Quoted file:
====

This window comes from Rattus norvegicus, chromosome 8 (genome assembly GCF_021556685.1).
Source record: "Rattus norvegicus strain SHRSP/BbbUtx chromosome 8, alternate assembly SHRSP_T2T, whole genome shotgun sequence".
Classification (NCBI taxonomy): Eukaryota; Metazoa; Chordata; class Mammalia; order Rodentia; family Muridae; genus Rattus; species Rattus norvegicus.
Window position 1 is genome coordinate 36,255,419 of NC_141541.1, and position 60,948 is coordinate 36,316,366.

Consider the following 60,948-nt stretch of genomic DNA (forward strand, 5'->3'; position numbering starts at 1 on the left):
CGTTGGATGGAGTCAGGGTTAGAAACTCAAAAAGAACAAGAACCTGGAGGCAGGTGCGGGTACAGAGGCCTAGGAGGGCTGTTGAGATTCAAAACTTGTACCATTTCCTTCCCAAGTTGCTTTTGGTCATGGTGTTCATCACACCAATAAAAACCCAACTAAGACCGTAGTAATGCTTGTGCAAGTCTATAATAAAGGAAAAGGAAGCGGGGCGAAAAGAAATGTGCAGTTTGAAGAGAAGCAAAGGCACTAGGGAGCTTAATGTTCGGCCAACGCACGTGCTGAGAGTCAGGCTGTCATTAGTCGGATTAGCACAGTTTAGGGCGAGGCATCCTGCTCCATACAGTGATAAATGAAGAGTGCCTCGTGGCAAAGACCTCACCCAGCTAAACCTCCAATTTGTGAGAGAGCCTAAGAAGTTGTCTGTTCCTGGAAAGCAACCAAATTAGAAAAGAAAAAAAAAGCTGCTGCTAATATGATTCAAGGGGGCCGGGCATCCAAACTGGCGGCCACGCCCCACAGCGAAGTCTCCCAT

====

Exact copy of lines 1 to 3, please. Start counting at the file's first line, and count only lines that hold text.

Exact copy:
This window comes from Rattus norvegicus, chromosome 8 (genome assembly GCF_021556685.1).
Source record: "Rattus norvegicus strain SHRSP/BbbUtx chromosome 8, alternate assembly SHRSP_T2T, whole genome shotgun sequence".
Classification (NCBI taxonomy): Eukaryota; Metazoa; Chordata; class Mammalia; order Rodentia; family Muridae; genus Rattus; species Rattus norvegicus.